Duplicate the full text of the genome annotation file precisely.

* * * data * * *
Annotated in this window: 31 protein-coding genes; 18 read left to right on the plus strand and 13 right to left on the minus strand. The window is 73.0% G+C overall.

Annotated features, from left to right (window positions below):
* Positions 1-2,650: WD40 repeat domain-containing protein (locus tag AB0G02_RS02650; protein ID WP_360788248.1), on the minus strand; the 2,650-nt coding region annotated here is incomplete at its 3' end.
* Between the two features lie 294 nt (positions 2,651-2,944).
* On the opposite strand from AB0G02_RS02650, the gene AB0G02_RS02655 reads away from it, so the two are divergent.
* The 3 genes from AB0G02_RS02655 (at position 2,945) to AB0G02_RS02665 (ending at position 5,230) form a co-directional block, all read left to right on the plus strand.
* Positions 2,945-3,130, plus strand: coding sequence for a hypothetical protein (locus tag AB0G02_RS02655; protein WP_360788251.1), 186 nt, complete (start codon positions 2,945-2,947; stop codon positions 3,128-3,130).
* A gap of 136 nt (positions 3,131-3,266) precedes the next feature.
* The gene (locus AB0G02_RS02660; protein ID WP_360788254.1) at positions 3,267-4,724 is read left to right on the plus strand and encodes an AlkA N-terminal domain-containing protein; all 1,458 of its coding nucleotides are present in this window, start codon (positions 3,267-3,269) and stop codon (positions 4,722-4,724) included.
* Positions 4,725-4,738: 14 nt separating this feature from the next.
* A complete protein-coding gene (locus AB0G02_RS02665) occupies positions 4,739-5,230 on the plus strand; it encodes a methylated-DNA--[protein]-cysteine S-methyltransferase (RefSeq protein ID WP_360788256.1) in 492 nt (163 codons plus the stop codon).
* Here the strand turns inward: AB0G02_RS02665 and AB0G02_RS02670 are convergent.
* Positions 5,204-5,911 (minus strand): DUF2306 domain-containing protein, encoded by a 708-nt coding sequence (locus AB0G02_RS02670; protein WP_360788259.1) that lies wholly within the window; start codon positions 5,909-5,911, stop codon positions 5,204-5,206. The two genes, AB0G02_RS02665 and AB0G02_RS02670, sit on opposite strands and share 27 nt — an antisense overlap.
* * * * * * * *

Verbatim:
Annotated in this window: 31 protein-coding genes; 18 read left to right on the plus strand and 13 right to left on the minus strand. The window is 73.0% G+C overall.

Annotated features, from left to right (window positions below):
* Positions 1-2,650: WD40 repeat domain-containing protein (locus tag AB0G02_RS02650; protein ID WP_360788248.1), on the minus strand; the 2,650-nt coding region annotated here is incomplete at its 3' end.
* Between the two features lie 294 nt (positions 2,651-2,944).
* On the opposite strand from AB0G02_RS02650, the gene AB0G02_RS02655 reads away from it, so the two are divergent.
* The 3 genes from AB0G02_RS02655 (at position 2,945) to AB0G02_RS02665 (ending at position 5,230) form a co-directional block, all read left to right on the plus strand.
* Positions 2,945-3,130, plus strand: coding sequence for a hypothetical protein (locus tag AB0G02_RS02655; protein WP_360788251.1), 186 nt, complete (start codon positions 2,945-2,947; stop codon positions 3,128-3,130).
* A gap of 136 nt (positions 3,131-3,266) precedes the next feature.
* The gene (locus AB0G02_RS02660; protein ID WP_360788254.1) at positions 3,267-4,724 is read left to right on the plus strand and encodes an AlkA N-terminal domain-containing protein; all 1,458 of its coding nucleotides are present in this window, start codon (positions 3,267-3,269) and stop codon (positions 4,722-4,724) included.
* Positions 4,725-4,738: 14 nt separating this feature from the next.
* A complete protein-coding gene (locus AB0G02_RS02665) occupies positions 4,739-5,230 on the plus strand; it encodes a methylated-DNA--[protein]-cysteine S-methyltransferase (RefSeq protein ID WP_360788256.1) in 492 nt (163 codons plus the stop codon).
* Here the strand turns inward: AB0G02_RS02665 and AB0G02_RS02670 are convergent.
* Positions 5,204-5,911 (minus strand): DUF2306 domain-containing protein, encoded by a 708-nt coding sequence (locus AB0G02_RS02670; protein WP_360788259.1) that lies wholly within the window; start codon positions 5,909-5,911, stop codon positions 5,204-5,206. The two genes, AB0G02_RS02665 and AB0G02_RS02670, sit on opposite strands and share 27 nt — an antisense overlap.